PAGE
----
The present invention is better understood upon consideration of the detailed description below, in conjunction with the accompanying drawings. As will become readily apparent to those skilled in the art from the following description, there is shown and described embodiments of this invention simply by way of illustration of the best modes to carry out the invention. As will be realized, the invention is capable of other embodiments and its several details are capable of modifications in various obvious aspects, all without departing from the scope of the invention. Accordingly, the drawings and detailed description will be regarded as illustrative in nature and not as restrictive.
The novel features believed characteristic of the invention are set forth in the appended claims. The invention itself, however, as well as a preferred mode of use, and further objects and advantages thereof, will best be understood by reference to the following detailed description of an illustrative embodiments when read in conjunction with the accompanying drawings, wherein:
Reference is now made in detail to specific embodiments of the present invention that illustrate the best mode presently contemplated by the inventor for practicing the invention.
In summary, the results and advantages of the chip scale structures of the present invention can now be more fully realized. The use of one glass sheet is easy to implement and is less costly than the current methods of producing chip scale packages.
The foregoing description of the embodiments of the invention has been presented for purposes of illustration and description. It is not intended to be exhaustive or to limit the invention to the precise form disclosed. Obvious modifications or variations are possible in light of the above teachings. The embodiments were chosen and described to provide the best illustration of the principles of the invention and its practical application to thereby enable one of ordinary skill in the art to utilize the invention in various embodiments and with various modifications as are suited to the particular use contemplated. All such modifications and variations are within the scope of the invention as determined by the appended claims when interpreted in accordance with the breadth to which they are fairly, legally, and equitably entitled.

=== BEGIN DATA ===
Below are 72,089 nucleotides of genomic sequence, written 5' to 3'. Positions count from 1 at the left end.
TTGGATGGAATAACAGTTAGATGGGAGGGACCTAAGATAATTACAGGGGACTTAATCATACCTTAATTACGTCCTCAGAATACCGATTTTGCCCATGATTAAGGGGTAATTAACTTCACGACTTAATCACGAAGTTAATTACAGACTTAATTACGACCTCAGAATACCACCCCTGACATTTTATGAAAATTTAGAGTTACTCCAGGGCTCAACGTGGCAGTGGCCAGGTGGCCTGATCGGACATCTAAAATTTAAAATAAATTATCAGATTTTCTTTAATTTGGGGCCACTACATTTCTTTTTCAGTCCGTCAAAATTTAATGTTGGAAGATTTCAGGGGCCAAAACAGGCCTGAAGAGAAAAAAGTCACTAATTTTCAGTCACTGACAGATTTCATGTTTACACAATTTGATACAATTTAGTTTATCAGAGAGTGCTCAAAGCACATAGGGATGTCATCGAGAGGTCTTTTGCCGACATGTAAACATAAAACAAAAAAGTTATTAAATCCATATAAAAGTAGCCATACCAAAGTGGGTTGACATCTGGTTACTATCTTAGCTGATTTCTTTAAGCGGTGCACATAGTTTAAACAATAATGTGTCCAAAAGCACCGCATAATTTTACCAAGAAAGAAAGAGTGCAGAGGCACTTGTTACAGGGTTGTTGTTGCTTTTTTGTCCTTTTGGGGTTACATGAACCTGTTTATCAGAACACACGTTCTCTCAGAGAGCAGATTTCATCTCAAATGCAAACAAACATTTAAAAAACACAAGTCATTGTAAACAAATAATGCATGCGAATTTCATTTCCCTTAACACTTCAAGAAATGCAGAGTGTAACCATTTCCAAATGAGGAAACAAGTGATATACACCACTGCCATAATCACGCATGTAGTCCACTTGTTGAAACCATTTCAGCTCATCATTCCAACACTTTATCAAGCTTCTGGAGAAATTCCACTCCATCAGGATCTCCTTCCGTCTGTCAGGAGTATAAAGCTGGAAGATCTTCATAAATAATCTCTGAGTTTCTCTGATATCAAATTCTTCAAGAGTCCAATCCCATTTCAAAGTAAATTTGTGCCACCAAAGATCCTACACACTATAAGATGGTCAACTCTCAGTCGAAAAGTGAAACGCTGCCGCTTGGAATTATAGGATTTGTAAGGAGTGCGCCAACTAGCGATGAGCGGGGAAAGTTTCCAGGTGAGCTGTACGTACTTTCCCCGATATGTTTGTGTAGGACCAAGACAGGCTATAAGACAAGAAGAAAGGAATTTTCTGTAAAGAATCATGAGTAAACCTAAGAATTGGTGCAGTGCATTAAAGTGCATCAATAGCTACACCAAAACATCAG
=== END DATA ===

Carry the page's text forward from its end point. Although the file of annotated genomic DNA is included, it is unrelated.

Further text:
|Cited Patent||Filing date||Publication date||Applicant||Title|
|US5258648 *||Nov 27, 1992||Nov 2, 1993||Motorola, Inc.||Composite flip chip semiconductor device with an interposer having test contacts formed along its periphery|
|US5468681 *||Jun 15, 1994||Nov 21, 1995||Lsi Logic Corporation||Process for interconnecting conductive substrates using an interposer having conductive plastic filled vias|
|US5705858 *||Apr 14, 1994||Jan 6, 1998||Nec Corporation||Packaging structure for a hermetically sealed flip chip semiconductor device|
|US5814894 *||Apr 4, 1996||Sep 29, 1998||Nitto Denko Corporation||Semiconductor device, production method thereof, and tape carrier for semiconductor device used for producing the semiconductor device|
|US5844304 *||Sep 25, 1995||Dec 1, 1998||Nec Corporation||Process for manufacturing semiconductor device and semiconductor wafer|
|US5973337 *||Aug 25, 1997||Oct 26, 1999||Motorola, Inc.||Ball grid device with optically transmissive coating|
|US6300235 *||Jun 30, 1997||Oct 9, 2001||Siemens Aktiengesellschaft||Method of forming multi-level coplanar metal/insulator films using dual damascene with sacrificial flowable oxide|
|US6303977||Dec 2, 1999||Oct 16, 2001||Texas Instruments Incorporated||Fully hermetic semiconductor chip, including sealed edge sides|
|Citing Patent||Filing date||Publication date||Applicant||Title|
|US7414319 *||Aug 26, 2005||Aug 19, 2008||Bridge Semiconductor Corporation||Semiconductor chip assembly with metal containment wall and solder terminal|
|US20050230843 *||May 31, 2005||Oct 20, 2005||Williams Vernon M||Flip-chip type semiconductor devices and conductive elements thereof|
|US20060012024 *||Aug 26, 2005||Jan 19, 2006||Bridge Semiconductor Corporation||Semiconductor chip assembly with metal containment wall and solder terminal|
|U.S. Classification||257/737, 257/E21.508, 257/E23.021, 257/774|
|International Classification||H01L23/485, H01L23/48, H01L21/60, H01L23/31|
|Cooperative Classification||H01L2924/014, H01L23/3114, H01L2924/3011, H01L2924/01033, H01L2924/01082, H01L2224/13099, H01L24/12, H01L2224/0231, H01L2924/01006, H01L2924/01029, H01L2924/14, H01L24/11, H01L2924/01079, H01L2924/01013, H01L2224/0401|
|European Classification||H01L24/12, H01L24/11, H01L23/31H1|
|Oct 10, 2000||AS||Assignment|
Owner name: MICROCSP, INC., CALIFORNIA
Free format text: ASSIGNMENT OF ASSIGNORS INTEREST;ASSIGNOR:MACINTYRE, DONALD MALCOLM;REEL/FRAME:011233/0226
Effective date: 20001003
|Feb 5, 2004||AS||Assignment|
Owner name: MCSP, LLC, CALIFORNIA
Free format text: ASSIGNMENT OF ASSIGNORS INTEREST;ASSIGNOR:MICROCSP, INC.;REEL/FRAME:014949/0376
Effective date: 20040129
|Jun 25, 2008||AS||Assignment|
Owner name: MICRO CHIP SCALE PACKAGING, INC., CALIFORNIA
Free format text: ASSIGNMENT OF ASSIGNORS INTEREST;ASSIGNOR:MCSP, LLC;REEL/FRAME:021147/0609
Effective date: 20080619